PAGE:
Breaking Down the Money Block Barrier: 5 Ways Women Can Gain Financial Empowerment

Post written by: 
Michael Foguth
 – President of Foguth Financial Group in Brighton, Mi, specializing in retirement planning.

It’s no secret that men and women are different, and money management is no exception.  When it comes to finances, women generally earn less than men and often second guess their abilities.  While men tend to analyze a document line by line, women often analyze the overall picture of what’s going on.

Regardless of how you analyze things, taking control of your finances and finding the confidence to create transformation isn’t just about moving money around or signing documents.

Women sometimes struggle to find the clarity and confidence they need to take action. They may feel overwhelmed by the volume of information and decisions to be made, or they could lack confidence in their knowledge.  These internal “money blocks” can have a negative impact, but the blocks can be knocked down with a few changes to your approach.

Here are five ways women can gain financial empowerment and release the barriers that could be holding them back from gaining the power they deserve in their financial life.

1. Start prioritizing your own needs – not just the needs of others.  The pressure of family responsibilities, whether it be caring for children or an elderly parent, often falls on women’s shoulders, and it’s easy to put the needs of others first.  This holds true in financial scenarios as well.  Try making a list of your financial goals, whether they be short term or long term, big-ticket or small item.  Think about the reality of meeting those goals, and give them a priority number.  It’s okay to add the needs of others to that list as well, but start with your own needs first.

2. Put an end to money secrecy.  Money can be a taboo topic for many, and it’s easy to keep your money questions to yourself – for a myriad of reasons.  In a recent survey of over 1,500 people conducted by Policygenius, 20% of participants reported that they managed their finances separate from their partner, while other large groups within the survey stated that they didn’t know anything about their partner’s retirement savings or if their partners had any debt.  Staying silent about money can not only lead to relationship issues, but can also contribute to lower salaries in the workplace for women.  It also feeds the myth that women aren’t as “good” at money as men.   When discussing money, it’s a good idea to talk about earning money as much as you talk about spending it, and it’s ok to speak up and negotiate what you want in the workplace.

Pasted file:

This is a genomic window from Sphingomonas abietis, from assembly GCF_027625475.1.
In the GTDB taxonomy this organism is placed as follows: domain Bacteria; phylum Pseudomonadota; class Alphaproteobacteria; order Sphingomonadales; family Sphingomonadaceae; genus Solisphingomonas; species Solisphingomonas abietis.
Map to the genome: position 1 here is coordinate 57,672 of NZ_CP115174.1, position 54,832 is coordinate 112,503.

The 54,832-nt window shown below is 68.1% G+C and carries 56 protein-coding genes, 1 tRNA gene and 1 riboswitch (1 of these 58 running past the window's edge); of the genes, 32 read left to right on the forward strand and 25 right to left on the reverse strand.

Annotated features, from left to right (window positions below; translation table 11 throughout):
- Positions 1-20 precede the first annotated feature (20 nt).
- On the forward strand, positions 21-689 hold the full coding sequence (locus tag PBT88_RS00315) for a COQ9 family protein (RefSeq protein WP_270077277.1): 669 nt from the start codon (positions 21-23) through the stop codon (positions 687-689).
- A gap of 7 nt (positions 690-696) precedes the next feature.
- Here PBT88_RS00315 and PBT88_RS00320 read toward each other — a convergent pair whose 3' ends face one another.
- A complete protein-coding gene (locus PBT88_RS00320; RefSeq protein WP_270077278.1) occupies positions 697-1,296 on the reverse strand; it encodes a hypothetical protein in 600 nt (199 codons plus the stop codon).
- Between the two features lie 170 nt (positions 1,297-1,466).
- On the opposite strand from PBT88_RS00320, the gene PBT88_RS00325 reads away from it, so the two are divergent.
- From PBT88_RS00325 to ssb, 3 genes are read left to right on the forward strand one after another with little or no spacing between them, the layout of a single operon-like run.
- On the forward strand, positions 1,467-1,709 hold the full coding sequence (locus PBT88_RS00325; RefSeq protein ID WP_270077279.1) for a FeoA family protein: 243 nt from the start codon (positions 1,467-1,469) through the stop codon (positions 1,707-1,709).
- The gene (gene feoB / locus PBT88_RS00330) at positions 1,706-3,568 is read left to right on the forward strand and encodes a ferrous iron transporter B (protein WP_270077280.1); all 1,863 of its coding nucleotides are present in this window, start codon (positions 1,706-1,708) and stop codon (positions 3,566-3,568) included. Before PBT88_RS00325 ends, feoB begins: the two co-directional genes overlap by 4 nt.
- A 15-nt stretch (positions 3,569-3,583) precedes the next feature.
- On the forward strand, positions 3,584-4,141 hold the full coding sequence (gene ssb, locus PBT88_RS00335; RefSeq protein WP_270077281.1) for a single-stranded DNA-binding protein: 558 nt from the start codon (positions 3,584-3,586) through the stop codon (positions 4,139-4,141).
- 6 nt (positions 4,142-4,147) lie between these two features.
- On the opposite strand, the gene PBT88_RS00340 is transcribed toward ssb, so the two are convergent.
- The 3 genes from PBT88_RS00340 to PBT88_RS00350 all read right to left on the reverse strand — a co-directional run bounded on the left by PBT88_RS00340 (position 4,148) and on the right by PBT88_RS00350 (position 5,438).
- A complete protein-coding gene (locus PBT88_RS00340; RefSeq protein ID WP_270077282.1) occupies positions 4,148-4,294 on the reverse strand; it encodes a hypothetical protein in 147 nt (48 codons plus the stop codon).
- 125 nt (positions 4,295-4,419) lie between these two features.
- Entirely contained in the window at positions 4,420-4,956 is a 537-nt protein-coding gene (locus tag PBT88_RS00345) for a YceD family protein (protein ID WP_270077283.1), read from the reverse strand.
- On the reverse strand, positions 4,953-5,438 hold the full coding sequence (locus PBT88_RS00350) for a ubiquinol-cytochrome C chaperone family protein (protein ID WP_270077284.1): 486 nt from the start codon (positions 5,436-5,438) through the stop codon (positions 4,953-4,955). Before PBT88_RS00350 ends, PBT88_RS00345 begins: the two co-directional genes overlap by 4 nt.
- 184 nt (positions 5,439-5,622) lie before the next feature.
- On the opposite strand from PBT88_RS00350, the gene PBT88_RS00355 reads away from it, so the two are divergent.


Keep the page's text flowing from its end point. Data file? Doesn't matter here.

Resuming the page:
3. Be confident in the knowledge you already have.  Studies show that women are quick to underrate their skills when it comes to finances.  A recent study by George Washington University revealed that more than one-third of the gender gap in financial literacy can be attributed to confidence, instead of a true gap in knowledge.  This confidence gap correlates to less stock market participation among women, among other financial options.  In reality, studies show that women are better at saving and investing money than men.  Knowledge of day-to-day expenses and finances is the building block for understanding more complex financial investment opportunities, and tapping into your foundation of knowledge will often lead to success in financial decision making.

4. Be more certain about your decisions.  Feeling overwhelmed by your financial options is normal, and it can create a sense of uncertainty when it comes to making decisions.  We may have a good idea of what we want right now, but it’s hard to envision ourselves as – let alone make decisions for – who we may be down the road.  Allow time to get to know the person you want to be in retirement, and give yourself permission to make decisions for the person you want to be.

5. Seek out trustworthy financial advice.  Research shows that getting professional advice is one of the smartest things you can do with your money. And it’s about more than your portfolio. A professional is there as your mentor, behavioral coach, and your accountability partner.  Foguth Financial Group can answer your questions, talk about the decisions you’ll need to make, and help you walk away feeling smart, capable and empowered with your money and in control of your future in a supportive and judgment-free zone.


Fidelity Investments Survey Reveals Only Nine Percent of Women Think They Make Better Investors than Men, Despite Growing Evidence to the Contrary | Fidelity Investments

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Study: Women Know More Than They Think about Finance | NextAdvisor with TIME

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